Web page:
One of the agencys proposed strategies to control costs on paratransit service door-to door service for people with qualifying disabilities is to offer rides only to people living within three-quarters of a mile of a regular bus route, the minimum required under the Americans with Disabilities Act. Do you support doing this?
What we did in Orlando, something that I want to look at here, was small neighborhood circulators, buses that provide curb-to-curb service. What we were doing was eliminating regular bus service in many neighborhoods. Then somebody can call as early as two hours in advance and schedule a trip, and the vans would go pick them up and take them anywhere within that zone or to the bus routes (on major streets). Not only was this service much cheaper to operate, but our paratransit ridership went down fairly significantly because more people were taking this service.
Another lingering controversy is over the taxi voucher program used by some clients rather than Capital Metro paratransit vehicles and drivers. Do you support continuing this program?
Sometimes (cabs) can really save you money and do a better job. But that is not always the case. I would want to do an evaluation of that service and see if it’s effective, see if it’s really doing what it needs to be doing. We might want to do more of it. I don’t know at this point.
What is your take on the agency’s arrangement for University of Texas shuttles in which UT covers about 50 percent of the cost?
I’m glad the board ended up doing the two year contract (earlier this summer). That gives us time to look at it and see what else is happening around the country, see if there are other strategies. But I don’t want to get ahead of the board on that because they really looked into that issue.
Do you foresee bringing in anyone from your Orlando team? And do you expect to add anyone to the senior leadership of the agency in the coming months?
I don’t have a plan to bring anybody with me from Orlando. And I want to evaluate the staff we have in place before making any decisions about whether we have the right structure, the right people to move forward.
One persistent criticism of your predecessor, Fred Gilliam, was that he was a poor communicator and that that hurt the agencys stature. What do have in mind to make Capital Metro more of a player in local policymaking?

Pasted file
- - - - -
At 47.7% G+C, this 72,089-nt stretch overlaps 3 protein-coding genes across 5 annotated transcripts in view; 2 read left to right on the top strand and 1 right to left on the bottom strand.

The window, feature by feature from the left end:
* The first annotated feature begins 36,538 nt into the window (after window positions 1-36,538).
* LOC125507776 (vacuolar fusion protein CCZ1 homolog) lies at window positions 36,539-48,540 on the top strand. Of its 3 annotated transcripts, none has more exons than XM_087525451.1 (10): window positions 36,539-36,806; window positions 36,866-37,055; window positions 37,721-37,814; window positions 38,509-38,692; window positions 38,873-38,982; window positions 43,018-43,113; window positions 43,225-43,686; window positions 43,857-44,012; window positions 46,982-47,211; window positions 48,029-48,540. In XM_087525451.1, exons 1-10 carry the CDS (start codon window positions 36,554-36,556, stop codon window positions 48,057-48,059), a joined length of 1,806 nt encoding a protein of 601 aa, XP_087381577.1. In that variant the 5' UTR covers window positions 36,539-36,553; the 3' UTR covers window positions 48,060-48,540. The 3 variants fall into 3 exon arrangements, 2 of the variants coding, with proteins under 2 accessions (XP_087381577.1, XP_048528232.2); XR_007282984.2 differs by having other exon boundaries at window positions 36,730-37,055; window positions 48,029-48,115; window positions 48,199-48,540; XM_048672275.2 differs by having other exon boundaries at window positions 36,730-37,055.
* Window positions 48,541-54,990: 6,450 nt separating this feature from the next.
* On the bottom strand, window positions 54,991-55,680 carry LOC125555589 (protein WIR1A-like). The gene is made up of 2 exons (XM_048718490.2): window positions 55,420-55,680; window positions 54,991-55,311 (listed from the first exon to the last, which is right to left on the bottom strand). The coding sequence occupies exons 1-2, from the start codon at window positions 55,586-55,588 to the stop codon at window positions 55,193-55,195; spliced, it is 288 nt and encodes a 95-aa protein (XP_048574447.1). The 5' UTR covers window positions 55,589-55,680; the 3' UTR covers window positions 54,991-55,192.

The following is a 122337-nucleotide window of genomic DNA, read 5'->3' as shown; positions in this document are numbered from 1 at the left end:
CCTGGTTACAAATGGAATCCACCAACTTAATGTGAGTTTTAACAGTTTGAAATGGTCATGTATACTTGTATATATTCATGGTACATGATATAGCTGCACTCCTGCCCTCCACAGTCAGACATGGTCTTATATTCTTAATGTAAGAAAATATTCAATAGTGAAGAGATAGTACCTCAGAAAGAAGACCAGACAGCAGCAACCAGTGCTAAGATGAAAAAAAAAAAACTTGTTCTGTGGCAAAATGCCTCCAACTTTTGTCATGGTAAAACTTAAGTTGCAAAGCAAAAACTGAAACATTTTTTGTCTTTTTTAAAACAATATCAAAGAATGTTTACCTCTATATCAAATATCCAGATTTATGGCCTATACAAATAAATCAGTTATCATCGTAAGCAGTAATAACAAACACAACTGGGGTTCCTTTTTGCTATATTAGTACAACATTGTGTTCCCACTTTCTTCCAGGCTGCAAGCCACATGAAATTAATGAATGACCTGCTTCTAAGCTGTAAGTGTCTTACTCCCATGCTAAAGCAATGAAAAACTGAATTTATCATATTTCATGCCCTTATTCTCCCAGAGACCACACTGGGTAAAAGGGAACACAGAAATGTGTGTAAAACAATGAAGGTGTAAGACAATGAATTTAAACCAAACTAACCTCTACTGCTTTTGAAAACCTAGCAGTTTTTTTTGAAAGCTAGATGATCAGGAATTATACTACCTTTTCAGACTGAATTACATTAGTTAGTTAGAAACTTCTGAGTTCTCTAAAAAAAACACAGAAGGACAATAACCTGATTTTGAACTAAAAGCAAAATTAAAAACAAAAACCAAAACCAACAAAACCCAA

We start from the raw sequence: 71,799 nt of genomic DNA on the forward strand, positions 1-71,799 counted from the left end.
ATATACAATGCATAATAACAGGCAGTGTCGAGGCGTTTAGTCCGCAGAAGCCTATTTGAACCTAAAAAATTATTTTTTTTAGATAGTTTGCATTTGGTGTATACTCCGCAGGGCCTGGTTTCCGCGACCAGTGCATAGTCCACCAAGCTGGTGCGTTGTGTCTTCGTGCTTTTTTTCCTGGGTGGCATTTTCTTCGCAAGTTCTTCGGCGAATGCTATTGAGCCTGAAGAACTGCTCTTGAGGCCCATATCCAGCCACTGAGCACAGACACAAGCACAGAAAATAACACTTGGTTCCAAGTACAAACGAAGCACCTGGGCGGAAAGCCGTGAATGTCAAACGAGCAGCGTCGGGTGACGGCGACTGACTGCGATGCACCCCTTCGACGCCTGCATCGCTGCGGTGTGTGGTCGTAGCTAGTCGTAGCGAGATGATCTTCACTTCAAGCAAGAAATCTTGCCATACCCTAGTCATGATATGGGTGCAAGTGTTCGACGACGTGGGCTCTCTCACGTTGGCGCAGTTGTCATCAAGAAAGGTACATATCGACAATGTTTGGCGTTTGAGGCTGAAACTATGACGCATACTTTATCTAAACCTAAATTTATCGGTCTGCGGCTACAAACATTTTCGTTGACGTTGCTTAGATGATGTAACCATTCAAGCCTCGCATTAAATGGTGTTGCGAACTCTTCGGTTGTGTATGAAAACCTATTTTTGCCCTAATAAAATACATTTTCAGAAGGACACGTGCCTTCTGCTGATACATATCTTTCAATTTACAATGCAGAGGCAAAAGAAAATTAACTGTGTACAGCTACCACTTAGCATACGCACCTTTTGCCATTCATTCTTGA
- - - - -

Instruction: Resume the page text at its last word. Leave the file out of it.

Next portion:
I enjoy getting out in the community, meeting people, getting to know all the different issues, and working with people to fix things. I’ve found that whether they’re individuals, or groups, or agencies, if you can partner on getting things done and leveraging resources, you can be incredibly successful. And that would be my goal here.
Among the agencys most persistent critics are fiscal conservatives here who believe the agencys priorities and spending are out of whack. Do you see any value in reaching out to people like Jim Skaggs and Gerald Daugherty?
Oh, absolutely. They may be right about some things. When I walked into Orlando, I said we’re going to run it like a business and make good decisions on expenditures. It’s not our money, it’s taxpayers’ money, and we’re going to spend it as efficiently as we can. So I want to hear what they have to say, what their issues and concerns are. I want to hear from everybody.
Its a cliché to refer to Capital Metro as embattled, but thats been true for much of its history. Is that endemic to transit agencies, or do you foresee a way of finally turning around the agencys image?
If I thought it wasn’t possible to turn the agency around, I wouldn’t be there. I saw it happen in Orlando. It’s my goal to do whatever it takes to remove “embattled” as an adjective in front of Capital Metro. I believe it can be done.